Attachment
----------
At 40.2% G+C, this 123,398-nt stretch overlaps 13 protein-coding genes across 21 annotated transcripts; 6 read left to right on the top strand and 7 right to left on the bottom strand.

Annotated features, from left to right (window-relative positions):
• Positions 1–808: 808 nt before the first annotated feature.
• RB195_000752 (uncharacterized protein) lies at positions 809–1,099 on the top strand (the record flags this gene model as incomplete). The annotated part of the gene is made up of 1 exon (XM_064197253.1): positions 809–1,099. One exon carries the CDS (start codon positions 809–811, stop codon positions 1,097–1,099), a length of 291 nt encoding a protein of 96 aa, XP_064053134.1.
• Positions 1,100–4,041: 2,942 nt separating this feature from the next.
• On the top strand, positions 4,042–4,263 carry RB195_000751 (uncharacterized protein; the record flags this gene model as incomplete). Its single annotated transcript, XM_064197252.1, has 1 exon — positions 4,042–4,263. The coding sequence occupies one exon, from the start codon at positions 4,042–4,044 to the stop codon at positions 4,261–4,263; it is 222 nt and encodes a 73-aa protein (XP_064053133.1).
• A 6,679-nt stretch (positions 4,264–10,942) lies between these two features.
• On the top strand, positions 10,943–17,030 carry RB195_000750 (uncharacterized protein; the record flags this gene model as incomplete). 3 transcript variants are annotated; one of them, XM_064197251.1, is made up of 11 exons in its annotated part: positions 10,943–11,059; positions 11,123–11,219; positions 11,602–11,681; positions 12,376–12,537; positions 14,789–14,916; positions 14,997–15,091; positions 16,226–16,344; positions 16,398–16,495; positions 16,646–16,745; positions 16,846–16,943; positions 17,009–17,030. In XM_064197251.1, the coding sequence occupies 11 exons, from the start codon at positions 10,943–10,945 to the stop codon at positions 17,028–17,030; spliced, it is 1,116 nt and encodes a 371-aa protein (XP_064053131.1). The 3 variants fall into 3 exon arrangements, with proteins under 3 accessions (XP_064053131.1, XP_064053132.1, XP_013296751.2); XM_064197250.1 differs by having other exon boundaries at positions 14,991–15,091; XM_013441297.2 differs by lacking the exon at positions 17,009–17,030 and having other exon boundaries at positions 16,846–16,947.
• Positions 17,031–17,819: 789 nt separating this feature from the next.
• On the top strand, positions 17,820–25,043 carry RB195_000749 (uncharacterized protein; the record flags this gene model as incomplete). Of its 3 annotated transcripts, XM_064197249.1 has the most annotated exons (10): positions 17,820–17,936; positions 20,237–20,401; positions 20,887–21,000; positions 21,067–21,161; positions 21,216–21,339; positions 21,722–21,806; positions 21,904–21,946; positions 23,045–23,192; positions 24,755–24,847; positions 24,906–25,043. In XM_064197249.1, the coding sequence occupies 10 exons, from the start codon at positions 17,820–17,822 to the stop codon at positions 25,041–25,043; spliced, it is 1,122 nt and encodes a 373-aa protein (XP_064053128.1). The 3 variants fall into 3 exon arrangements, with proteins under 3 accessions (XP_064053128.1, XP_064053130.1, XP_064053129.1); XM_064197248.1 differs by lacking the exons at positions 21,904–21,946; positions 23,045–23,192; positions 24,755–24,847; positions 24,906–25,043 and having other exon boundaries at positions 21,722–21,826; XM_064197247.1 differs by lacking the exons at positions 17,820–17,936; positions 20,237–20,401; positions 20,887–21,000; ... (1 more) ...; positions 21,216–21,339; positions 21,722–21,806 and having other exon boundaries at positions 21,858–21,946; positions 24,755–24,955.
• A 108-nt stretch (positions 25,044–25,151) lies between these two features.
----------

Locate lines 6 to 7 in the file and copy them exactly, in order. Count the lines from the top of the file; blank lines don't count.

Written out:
• On the top strand, positions 4,042–4,263 carry RB195_000751 (uncharacterized protein; the record flags this gene model as incomplete). Its single annotated transcript, XM_064197252.1, has 1 exon — positions 4,042–4,263. The coding sequence occupies one exon, from the start codon at positions 4,042–4,044 to the stop codon at positions 4,261–4,263; it is 222 nt and encodes a 73-aa protein (XP_064053133.1).
• A 6,679-nt stretch (positions 4,264–10,942) lies between these two features.